Raúl Castro has announced his resignation as head of the Cuban Communist Party, putting an end to his family's six decades in power.
Castro, 89, told a party congress that he is passing the baton to a younger generation "full of passion and anti-imperialist spirit".
At the end of the four-day congress, his successor will be elected, reports BBC.
The step, which was planned, brings an end to his and his brother Fidel Castro's period of structured leadership, which started with the 1959 revolution.
He told party delegates in Havana on Friday, "I believe fervently in the strength and exemplary nature and comprehension of my compatriots,"
Although Castro has not endorsed a successor, it is generally assumed the party leadership will pass to Miguel Díaz-Canel, the island's president since 2018.
End of an era
For the first time in more than six decades, Cuba's politics will be led by anyone other than Castro.
Since 2011, Raúl has served as the party's secretary-general, succeeding his older brother, Fidel.
Raúl was one of Fidel Castro's commanders during the socialist revolution that overthrew the Cuban government in 1959.
Fidel Castro was the country's leader until 2006, when he became ill and turned over the presidency to his brother, Raúl. In 2016, Fidel Castro passed away.
Cuba under Raúl
Raúl Castro kept the communists' one-party rule intact.
Between 2014 and 2016, he witnessed an expansion in ties with the United States, including landmark talks with President Barack Obama in 2016.
However, under Donald Trump's administration, tensions rose as sanctions were tightened.
While the White House said on Friday that a change in Cuban policy was not one of Biden's highest priorities, he has promised to ease some of Trump's sanctions.
Raúl Castro said at the congress on Friday that his country was willing to "develop respectful dialogue" with the US but would not consider "concessions" on its "foreign policy and ideals."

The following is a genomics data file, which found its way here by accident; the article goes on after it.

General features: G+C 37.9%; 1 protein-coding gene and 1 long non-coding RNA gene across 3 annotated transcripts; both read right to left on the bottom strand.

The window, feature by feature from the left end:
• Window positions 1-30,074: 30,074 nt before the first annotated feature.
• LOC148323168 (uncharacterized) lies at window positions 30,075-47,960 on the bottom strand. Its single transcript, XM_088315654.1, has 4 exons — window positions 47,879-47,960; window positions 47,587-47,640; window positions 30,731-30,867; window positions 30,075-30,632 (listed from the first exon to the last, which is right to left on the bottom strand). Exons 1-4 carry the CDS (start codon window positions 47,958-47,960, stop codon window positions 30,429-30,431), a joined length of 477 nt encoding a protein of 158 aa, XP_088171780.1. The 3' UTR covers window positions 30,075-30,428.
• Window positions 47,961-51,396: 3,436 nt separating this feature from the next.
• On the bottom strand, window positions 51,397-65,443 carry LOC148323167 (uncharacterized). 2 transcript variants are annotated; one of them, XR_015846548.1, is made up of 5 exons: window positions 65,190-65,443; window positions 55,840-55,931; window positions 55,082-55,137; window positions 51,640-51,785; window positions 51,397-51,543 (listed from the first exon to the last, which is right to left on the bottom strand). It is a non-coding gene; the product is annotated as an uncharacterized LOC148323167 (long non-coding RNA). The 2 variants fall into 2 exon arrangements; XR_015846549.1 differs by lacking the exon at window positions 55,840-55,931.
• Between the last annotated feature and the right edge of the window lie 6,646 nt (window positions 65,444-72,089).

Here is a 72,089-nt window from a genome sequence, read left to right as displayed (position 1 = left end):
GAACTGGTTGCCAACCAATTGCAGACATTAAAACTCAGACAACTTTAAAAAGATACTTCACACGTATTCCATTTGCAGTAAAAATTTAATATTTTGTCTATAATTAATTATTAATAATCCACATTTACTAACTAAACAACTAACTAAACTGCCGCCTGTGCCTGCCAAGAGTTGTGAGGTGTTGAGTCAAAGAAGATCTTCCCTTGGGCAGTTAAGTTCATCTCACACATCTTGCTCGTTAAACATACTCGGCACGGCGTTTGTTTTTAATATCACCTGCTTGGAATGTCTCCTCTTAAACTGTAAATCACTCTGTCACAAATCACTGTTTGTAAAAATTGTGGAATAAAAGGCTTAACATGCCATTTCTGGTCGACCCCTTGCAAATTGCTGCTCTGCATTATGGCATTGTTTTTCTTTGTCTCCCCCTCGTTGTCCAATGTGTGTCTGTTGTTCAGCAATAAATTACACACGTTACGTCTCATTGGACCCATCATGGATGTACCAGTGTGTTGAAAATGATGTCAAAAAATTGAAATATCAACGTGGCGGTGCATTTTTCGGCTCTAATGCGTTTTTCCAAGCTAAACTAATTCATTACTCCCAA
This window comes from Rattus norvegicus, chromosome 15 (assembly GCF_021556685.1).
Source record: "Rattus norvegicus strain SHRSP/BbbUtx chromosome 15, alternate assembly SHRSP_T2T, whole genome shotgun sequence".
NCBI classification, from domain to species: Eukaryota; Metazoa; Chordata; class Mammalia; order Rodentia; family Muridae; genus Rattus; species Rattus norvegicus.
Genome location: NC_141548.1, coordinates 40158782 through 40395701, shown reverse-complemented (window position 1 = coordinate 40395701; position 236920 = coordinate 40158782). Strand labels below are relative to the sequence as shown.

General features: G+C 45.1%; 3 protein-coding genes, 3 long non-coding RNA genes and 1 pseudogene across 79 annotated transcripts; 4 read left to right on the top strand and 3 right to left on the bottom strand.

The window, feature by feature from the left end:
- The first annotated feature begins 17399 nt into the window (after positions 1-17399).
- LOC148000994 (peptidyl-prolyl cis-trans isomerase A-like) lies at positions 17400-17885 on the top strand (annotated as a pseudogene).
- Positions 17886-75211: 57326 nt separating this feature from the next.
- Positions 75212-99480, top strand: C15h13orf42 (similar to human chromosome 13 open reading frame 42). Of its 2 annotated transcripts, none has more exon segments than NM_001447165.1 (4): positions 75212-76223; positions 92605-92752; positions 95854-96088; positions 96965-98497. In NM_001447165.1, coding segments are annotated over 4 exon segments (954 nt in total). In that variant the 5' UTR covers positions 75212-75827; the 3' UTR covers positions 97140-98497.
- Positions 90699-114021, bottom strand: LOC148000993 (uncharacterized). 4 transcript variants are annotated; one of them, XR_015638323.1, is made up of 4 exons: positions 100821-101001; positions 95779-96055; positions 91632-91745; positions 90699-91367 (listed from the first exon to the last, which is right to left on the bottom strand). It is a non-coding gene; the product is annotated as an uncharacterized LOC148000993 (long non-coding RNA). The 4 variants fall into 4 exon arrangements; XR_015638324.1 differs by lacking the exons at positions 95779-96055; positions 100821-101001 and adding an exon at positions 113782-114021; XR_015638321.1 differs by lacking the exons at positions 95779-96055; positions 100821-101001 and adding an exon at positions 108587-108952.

The transition at the head of Cuba's ruling party comes as the country grapples with its worst economic recession in decades.
The Covid-19 pandemic, as well as the Trump administration's financial reforms and sanctions, have taken a toll on the economy, which shrank by 11% last year.
The long-awaited currency reform, which took effect on January 1, aimed to improve the efficiency of the economy and state-owned enterprises. However, it has severely strained the finances of average Cubans.
Many people have advocated for the country to have much greater economic independence.
Another challenge will be maintaining ideological unity and support in the face of citizens' increased access to the internet and social media. Dissidents have been using social media to stage anti-government protests and gather live audiences online.
In response, the party has said one of the functions of its congress would be "confronting political and ideological subversion, which has made internet and social media its principal field of operations".
But despite the change in leadership, few expect it will prompt a dramatic change in policy direction.
A new constitution in 2019 confirmed state dominance of the economy and the "irrevocability of socialism".
In a tweet on Friday, 60-year-old President Díaz-Canel said the congress would be where "ideas are entrenched, history recognized and the future discussed." But he added that there would be "continuity".
Castro told the congress he was retiring as "a simple revolutionary fighter".
"And as long as I live I will be ready with my foot in the stirrups to defend the fatherland, the revolution and socialism."